Definition of scientific in US English:

scientific

adjective

  • 1Based on or characterized by the methods and principles of science.

    ‘the scientific study of earthquakes’
    • ‘And so, the first scientific journal, the Philosophical Transactions, was published in 1665.’
    • ‘Your son's experience may not be scientific, but it certainly is convincing.’
    • ‘That all depends on how valid his scientific research is, now doesn't it?’
    • ‘What stands between me and an answer is not a lack of scientific studies into the properties of just actions, nor a lack of experience of justice in my life.’
    • ‘Their study now provides a sound scientific basis for the present standard of care.’
    • ‘But as scientific knowledge has grown so too have the perceived dimensions of the legal problems of conservation.’
    • ‘New scientific evidence shows consistent patterns of decline of functioning for four different types of dying.’
    • ‘The object of the life of study is philosophical or scientific understanding.’
    • ‘He is eagerly interested in anything scientific in nature, and careless about the feelings of people around him.’
    • ‘In the scientific community, the study of alternatives to animal research has become respectable in some quarters.’
    • ‘Now, however, there should be no doubt that it had no sound scientific basis.’
    • ‘Remember, now, this poll is not scientific.’
    • ‘And this is a matter about which there can be sensible debate based on a scientific or at least rational understanding of the world.’
    • ‘Only recently, however, has the behaviour become the subject of scientific study, and research remains in its infancy.’
    • ‘Yet it seemed like all great scientific discoveries were tested first for any possible military applications.’
    • ‘On the other hand, industries that rely more on empirical rather than scientific knowledge do less research.’
    • ‘Again, it piggybacks off a common theory - the idea of paradigm shifts in scientific understanding.’
    • ‘Should the real scientific community participate in this show trial at all?’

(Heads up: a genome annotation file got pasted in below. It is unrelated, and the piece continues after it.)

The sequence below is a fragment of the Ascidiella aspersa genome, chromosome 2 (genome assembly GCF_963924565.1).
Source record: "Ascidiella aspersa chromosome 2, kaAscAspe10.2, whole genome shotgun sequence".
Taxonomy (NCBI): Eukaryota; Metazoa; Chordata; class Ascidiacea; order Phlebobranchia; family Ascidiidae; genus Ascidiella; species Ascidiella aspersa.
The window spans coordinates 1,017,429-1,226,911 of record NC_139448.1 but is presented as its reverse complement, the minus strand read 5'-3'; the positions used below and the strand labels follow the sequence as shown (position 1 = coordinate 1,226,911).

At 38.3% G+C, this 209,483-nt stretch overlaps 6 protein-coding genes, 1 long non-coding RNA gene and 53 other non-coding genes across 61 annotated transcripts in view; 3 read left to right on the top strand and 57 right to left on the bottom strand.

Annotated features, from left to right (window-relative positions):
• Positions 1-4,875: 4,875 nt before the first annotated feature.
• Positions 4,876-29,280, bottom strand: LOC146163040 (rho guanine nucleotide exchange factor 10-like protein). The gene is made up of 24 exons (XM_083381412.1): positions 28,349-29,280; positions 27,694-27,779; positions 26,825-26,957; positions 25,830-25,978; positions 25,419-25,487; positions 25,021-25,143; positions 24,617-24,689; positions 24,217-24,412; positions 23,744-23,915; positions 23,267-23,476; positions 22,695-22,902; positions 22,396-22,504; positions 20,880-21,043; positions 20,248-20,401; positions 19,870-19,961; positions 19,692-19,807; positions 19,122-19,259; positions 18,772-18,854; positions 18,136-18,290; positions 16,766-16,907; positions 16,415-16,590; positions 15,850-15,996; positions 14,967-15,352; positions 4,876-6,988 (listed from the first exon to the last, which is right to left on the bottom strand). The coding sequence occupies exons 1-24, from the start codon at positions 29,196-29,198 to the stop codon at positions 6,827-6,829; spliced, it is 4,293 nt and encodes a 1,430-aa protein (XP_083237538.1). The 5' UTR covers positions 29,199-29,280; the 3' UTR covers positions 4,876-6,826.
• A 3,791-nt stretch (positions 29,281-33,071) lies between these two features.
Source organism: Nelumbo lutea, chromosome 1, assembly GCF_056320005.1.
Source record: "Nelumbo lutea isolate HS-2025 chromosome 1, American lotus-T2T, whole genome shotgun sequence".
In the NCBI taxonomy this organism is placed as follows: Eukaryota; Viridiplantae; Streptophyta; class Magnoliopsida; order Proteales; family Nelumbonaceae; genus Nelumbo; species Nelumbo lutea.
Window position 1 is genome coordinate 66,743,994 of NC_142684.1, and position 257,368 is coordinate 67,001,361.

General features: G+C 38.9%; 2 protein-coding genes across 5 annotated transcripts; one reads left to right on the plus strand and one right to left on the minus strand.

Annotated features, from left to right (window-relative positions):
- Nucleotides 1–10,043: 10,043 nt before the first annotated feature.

• ‘But recently it has dawned on me that scientific research is a career worth pursuing.’
    • ‘Empirically a scientific fact has a higher probability of being correct, and should be considered on that basis.’
    technological, technical
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    1. 1.1 Relating to or used in science.
      ‘scientific instruments’
      • ‘In Taiwan, there is at present a sharp increase in demand for sophisticated scientific laboratory instruments.’
      • ‘There is no mention of the need to develop clinical guidelines or a scientific approach to screening.’
      • ‘We can do it with our own mind - we don't need scientific instruments.’
      • ‘If that were true, it would be hard indeed to understand his very cautious approach to other scientific problems.’
      • ‘The shortcomings of a scientific approach have produced doctors in conflict with their patients.’
      • ‘At first glance the literary and scientific approaches to language might seem to be diametrically opposed.’
      • ‘It is probably the case that a purely scientific approach may actually work for some who are suffering.’
      • ‘And we can talk of the reasonable, or scientific, approach to understanding the world.’
      • ‘His scientific instruments are characterised by their stylish lettering and decoration.’
      • ‘Emphasizing the scientific approach can lead to a company losing sight of the holistic perceptions of its customers.’